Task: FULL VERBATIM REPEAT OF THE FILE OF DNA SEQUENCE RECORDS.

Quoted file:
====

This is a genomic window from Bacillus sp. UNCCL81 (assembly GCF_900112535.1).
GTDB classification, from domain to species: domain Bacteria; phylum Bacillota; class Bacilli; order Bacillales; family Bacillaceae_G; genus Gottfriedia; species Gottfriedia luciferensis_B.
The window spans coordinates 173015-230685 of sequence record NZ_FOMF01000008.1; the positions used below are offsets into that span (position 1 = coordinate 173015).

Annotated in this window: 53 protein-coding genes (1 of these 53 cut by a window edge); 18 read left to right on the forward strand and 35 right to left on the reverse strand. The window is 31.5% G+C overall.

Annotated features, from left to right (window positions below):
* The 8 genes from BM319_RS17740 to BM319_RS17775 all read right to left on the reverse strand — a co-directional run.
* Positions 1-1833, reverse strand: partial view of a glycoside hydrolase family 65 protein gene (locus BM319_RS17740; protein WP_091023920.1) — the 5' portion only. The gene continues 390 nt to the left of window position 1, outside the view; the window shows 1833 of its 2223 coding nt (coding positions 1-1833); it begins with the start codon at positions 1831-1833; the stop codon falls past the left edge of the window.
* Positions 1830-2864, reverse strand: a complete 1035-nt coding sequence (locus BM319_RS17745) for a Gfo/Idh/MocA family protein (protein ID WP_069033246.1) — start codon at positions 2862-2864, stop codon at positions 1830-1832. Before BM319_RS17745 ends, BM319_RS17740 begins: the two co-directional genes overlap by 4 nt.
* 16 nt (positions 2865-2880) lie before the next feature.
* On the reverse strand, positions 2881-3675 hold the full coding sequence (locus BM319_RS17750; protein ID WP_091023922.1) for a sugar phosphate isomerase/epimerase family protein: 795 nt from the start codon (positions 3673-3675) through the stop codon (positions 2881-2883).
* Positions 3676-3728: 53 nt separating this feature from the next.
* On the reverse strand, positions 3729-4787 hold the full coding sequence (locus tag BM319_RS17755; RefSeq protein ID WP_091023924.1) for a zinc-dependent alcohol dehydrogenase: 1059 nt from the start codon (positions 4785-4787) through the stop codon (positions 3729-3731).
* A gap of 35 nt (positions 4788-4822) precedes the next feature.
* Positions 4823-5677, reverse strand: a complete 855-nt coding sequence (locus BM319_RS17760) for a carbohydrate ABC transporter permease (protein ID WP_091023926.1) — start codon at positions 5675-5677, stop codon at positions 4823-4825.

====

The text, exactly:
This is a genomic window from Bacillus sp. UNCCL81 (assembly GCF_900112535.1).
GTDB classification, from domain to species: domain Bacteria; phylum Bacillota; class Bacilli; order Bacillales; family Bacillaceae_G; genus Gottfriedia; species Gottfriedia luciferensis_B.
The window spans coordinates 173015-230685 of sequence record NZ_FOMF01000008.1; the positions used below are offsets into that span (position 1 = coordinate 173015).

Annotated in this window: 53 protein-coding genes (1 of these 53 cut by a window edge); 18 read left to right on the forward strand and 35 right to left on the reverse strand. The window is 31.5% G+C overall.

Annotated features, from left to right (window positions below):
* The 8 genes from BM319_RS17740 to BM319_RS17775 all read right to left on the reverse strand — a co-directional run.
* Positions 1-1833, reverse strand: partial view of a glycoside hydrolase family 65 protein gene (locus BM319_RS17740; protein WP_091023920.1) — the 5' portion only. The gene continues 390 nt to the left of window position 1, outside the view; the window shows 1833 of its 2223 coding nt (coding positions 1-1833); it begins with the start codon at positions 1831-1833; the stop codon falls past the left edge of the window.
* Positions 1830-2864, reverse strand: a complete 1035-nt coding sequence (locus BM319_RS17745) for a Gfo/Idh/MocA family protein (protein ID WP_069033246.1) — start codon at positions 2862-2864, stop codon at positions 1830-1832. Before BM319_RS17745 ends, BM319_RS17740 begins: the two co-directional genes overlap by 4 nt.
* 16 nt (positions 2865-2880) lie before the next feature.
* On the reverse strand, positions 2881-3675 hold the full coding sequence (locus BM319_RS17750; protein ID WP_091023922.1) for a sugar phosphate isomerase/epimerase family protein: 795 nt from the start codon (positions 3673-3675) through the stop codon (positions 2881-2883).
* Positions 3676-3728: 53 nt separating this feature from the next.
* On the reverse strand, positions 3729-4787 hold the full coding sequence (locus tag BM319_RS17755; RefSeq protein ID WP_091023924.1) for a zinc-dependent alcohol dehydrogenase: 1059 nt from the start codon (positions 4785-4787) through the stop codon (positions 3729-3731).
* A gap of 35 nt (positions 4788-4822) precedes the next feature.
* Positions 4823-5677, reverse strand: a complete 855-nt coding sequence (locus BM319_RS17760) for a carbohydrate ABC transporter permease (protein ID WP_091023926.1) — start codon at positions 5675-5677, stop codon at positions 4823-4825.